1. Nationally recognized senior faculty and very talented junior faculty working in cutting edge areas of the relation of literacy to math disabilities, the relation of literacy to adjudicated youth with disabilities, assessment accommodations, anchored instructional practices, and special education leadership practices.
  1. The Special Education Concentration has received national recognition as a member of the Higher Education Council of Special Education (HECSE), a membership open only to doctoral degree granting institutions in the U.S. 


  1. The Special Education Concentration has demonstrated an unending commitment to students with disabilities and their families through their advocacy efforts.
  1. Special Education junior faculty has developed a research Center for Youth Development and Engagement that has been approved by the Department and the School, and is under review at the faculty senate.



  1. Continuing success and effort to secure external grant and contract support with has led to the ability to fund talented graduate students.


  1. Ability to influence national policy and research agendas through involvement with national professional organizations and associations.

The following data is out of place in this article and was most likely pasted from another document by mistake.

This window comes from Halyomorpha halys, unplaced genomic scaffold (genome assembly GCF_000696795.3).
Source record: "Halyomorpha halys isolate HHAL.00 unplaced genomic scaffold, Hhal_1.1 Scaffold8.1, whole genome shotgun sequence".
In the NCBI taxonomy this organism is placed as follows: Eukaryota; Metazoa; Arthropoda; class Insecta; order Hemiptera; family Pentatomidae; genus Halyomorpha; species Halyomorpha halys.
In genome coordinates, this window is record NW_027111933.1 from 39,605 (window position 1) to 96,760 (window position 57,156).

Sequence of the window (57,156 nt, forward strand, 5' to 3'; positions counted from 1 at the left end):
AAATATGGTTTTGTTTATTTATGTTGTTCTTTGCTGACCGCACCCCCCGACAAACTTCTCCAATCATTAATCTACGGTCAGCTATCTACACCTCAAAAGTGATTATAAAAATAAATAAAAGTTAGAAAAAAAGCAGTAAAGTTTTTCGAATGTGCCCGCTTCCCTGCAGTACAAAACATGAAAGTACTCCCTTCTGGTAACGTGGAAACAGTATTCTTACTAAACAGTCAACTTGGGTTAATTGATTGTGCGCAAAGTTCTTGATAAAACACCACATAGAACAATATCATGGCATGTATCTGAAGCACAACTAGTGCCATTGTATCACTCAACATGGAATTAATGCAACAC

1. Integration of student training and faculty research that links students to nationally recognized scholars and policy makers through grants, editorships, and centers.


  1. Focus of faculty and student research on critical issues related to success of public schools, e.g., leadership, alternative education students, special needs students, learning disabilities, transition to postsecondary education and careers, and mathematics learning disabilities.
  1. Contribution to health of the department through the generation of UG student credits hours through the offering of multiple Introduction to Special Education course sections and Opportunities for Academic Success with Individualized Support course sections that support the development of postsecondary learning skills in students with disabilities and those at risk of failing.


  1. Abundance of high quality graduate students applying for admission and undergraduates enrolling in courses in Special Education.
  1. Interdisciplinary focus of faculty research across campus and in the community


  1. Current research partnerships with Springfield Public School, Amherst Public Schools, Agawam Public Schools, and the Shannon / Chicopee Shannon Safety Initiative.


  1. Acquire grant support through available sources, e.g., IES, OSEP, EOPSS, NIH, Department of Labor, and the Department of Justice, should improve as the faculty becomes more established.